Imagine entering a university literature course and having the instructor offering his opinions on John Steinbeck's works, or John Barrymore's poetry without ever telling you anything about the authors, or having you read their works in context. Imagine if all he did was quote a line here and there, and then bounce off of it into his personal belief or explanation. Would that really be teaching Steinbeck or Barrymore? Not in my mind.
Unfortunately, that is happening to the Bible today. Churches and pastors claim to be teaching the Bible, but what they're really doing is teaching a topic of their choosing, filled with illustrations and principles they have collected or devised. And, to keep it "biblical" they start with a verse, and maybe use a few more scattered texts as "sides" to the entree they themselves have crafted.
But that's not teaching the Bible. Even worse, this kind of teaching and preaching leaves the audience thinking the whole sermon is God's truth. After all, it was clever, funny, engaging, and tied up with a biblical bow.
But that's certainly not teaching the Bible! You can't teach the Bible correctly if you're parachuting into a biblical book anymore than you can teach a song by pulling out a measure here or there.
Here's why. As shocking as it may seem, not one word in the Bible was written to anyone living today. Every word in the Bible was "breathed out" by God himself, to a real human author who was writing to a specific and real group of people. That means the beginning place of meaning in the Bible, as with every piece of written literature, is this: "What did the original author intend the original readers to understand from the words he used?" To figure that out, it is necessary to know something about the author, and the historical circumstances in which he wrote. It is also necessary to understand the flow of his story or argument, from beginning to end. To teach the Bible accurately you simply have to understand the entire context of the book, not just a few random verses.
Imagine taking a three sentence section out of Act 3 of Hamlet and boldly asserting what it meant! It wouldn't matter if you could string together a few other lines from various places, you still would never have the full understanding of the play you get reading it from beginning to end with Shakespeare's day and purpose in mind.
So it is with the Bible. It is a wonderful collection of divinely-inspired books, and must be studied with great respect, effort and wisdom. And we at least owe it to God and ourselves not to settle for clever little sermonettes designed to tickle ears and send people home giggling.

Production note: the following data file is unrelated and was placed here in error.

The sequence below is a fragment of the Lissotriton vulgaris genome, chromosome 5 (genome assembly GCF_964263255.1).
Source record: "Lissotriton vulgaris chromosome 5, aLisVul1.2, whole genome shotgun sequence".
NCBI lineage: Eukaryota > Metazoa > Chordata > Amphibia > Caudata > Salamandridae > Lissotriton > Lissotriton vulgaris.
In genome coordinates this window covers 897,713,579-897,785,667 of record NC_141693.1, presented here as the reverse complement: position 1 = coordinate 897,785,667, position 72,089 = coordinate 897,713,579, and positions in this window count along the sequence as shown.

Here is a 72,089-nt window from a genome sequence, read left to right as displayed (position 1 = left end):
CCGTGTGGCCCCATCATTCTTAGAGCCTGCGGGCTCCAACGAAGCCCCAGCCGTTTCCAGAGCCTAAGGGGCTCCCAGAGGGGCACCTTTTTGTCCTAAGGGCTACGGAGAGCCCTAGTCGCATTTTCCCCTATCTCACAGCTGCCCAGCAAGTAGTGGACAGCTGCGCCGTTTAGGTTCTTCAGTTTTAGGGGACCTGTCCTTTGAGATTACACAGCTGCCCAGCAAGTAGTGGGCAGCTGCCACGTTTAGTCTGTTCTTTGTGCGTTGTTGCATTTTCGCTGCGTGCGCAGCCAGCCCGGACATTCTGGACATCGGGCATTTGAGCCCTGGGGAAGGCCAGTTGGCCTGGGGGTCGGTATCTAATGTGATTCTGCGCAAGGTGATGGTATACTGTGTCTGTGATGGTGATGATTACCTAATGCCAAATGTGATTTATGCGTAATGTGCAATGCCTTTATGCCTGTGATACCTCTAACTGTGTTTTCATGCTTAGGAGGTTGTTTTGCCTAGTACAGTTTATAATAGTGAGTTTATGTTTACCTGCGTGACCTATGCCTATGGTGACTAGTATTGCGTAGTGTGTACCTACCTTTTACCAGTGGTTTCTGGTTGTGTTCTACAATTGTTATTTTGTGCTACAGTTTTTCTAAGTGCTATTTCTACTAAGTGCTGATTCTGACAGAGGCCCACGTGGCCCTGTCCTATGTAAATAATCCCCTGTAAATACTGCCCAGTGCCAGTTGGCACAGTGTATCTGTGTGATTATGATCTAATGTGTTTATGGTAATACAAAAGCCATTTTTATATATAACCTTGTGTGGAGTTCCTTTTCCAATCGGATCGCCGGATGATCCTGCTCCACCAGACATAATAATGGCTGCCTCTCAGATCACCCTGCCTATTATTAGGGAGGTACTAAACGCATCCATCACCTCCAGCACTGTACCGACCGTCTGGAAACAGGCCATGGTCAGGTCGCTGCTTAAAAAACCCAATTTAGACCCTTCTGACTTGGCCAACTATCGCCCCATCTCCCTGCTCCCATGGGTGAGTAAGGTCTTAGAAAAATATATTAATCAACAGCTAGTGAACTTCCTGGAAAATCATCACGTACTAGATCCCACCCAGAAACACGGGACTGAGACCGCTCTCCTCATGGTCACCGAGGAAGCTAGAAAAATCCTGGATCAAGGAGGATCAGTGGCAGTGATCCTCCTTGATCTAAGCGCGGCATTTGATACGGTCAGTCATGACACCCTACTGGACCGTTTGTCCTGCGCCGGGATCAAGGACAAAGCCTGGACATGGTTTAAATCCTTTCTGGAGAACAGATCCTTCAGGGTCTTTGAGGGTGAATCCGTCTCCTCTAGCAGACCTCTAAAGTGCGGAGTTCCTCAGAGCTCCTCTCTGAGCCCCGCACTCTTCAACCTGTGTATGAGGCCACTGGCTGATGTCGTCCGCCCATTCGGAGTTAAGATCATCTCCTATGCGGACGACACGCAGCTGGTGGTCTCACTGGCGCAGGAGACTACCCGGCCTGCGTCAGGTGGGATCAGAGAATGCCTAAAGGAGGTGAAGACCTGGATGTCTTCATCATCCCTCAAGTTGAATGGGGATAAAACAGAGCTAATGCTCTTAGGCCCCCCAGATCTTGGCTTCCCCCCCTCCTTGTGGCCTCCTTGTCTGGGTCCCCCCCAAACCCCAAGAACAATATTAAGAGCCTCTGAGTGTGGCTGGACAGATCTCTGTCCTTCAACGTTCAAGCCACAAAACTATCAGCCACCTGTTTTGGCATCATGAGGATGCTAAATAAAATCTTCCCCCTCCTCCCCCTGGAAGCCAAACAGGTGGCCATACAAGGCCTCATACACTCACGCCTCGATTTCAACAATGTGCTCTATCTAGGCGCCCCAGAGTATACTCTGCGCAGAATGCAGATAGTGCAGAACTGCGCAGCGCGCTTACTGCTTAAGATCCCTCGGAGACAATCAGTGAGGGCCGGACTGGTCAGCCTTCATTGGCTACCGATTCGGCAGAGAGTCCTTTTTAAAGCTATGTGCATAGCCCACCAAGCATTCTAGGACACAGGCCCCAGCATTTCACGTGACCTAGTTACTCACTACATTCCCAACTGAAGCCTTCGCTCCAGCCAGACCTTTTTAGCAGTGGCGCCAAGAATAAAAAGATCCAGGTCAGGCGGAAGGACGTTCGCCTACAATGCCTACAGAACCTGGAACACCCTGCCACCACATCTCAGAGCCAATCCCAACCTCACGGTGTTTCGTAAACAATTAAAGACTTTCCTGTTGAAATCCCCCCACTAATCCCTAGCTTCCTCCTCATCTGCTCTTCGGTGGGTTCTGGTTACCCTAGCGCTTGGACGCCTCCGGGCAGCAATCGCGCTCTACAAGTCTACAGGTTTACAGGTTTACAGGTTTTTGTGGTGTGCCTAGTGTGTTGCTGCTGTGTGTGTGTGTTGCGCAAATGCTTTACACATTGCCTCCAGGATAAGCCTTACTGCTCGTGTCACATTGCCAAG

Unfortunately, sermonettes produce Christianettes unable to fend off the cascading torrents of trial and temptation. Gold isn't found on the surface, and neither is truth for the most part. It takes work, but every ounce of effort is worth the trouble when you realize you're attempting to hear the voice of God.
And why do people even say they're "teaching the Bible?" Why not just come out and say "today I'm sharing my opinions about leadership with a few embellishments from Scripture?" What's so great about the Bible? Just this. It is more than ink on the page. It is the powerful, heart-convicting, soul-comforting, gospel-heralding word of God. And it has power when taught well. It carries the power of God when God's meaning is sought, caught, and taught. Opinions may carry weight, but God's Word moves with divine power. Even those who don't use it well hope the random texts they throw in will increase the weight of their message.
God's word does have power when used as the original author intended. The writer of Hebrews put it this way: "For the word of God is living and active, sharper than any two-edged sword, piercing to the division of soul and of spirit, of joints and of marrow, and discerning the thoughts and intentions of the heart." (Hebrews 4:12)
God's Word, correctly understood and declared is literally life-changing. Never forget: The Spirit of God uses the word of God to do the work of God in the lives of people. And when we truly teach the Bible, in the flow and context of the biblical story, the Spirit of God rides in on it and transforms lives.
That's why we must teach the Bible well, and do so with all the reverence, diligence, integrity, and courage God's noble word deserves. God gave it to us, and we can do no less if we intend to do his will, magnify his glory and strengthen his church.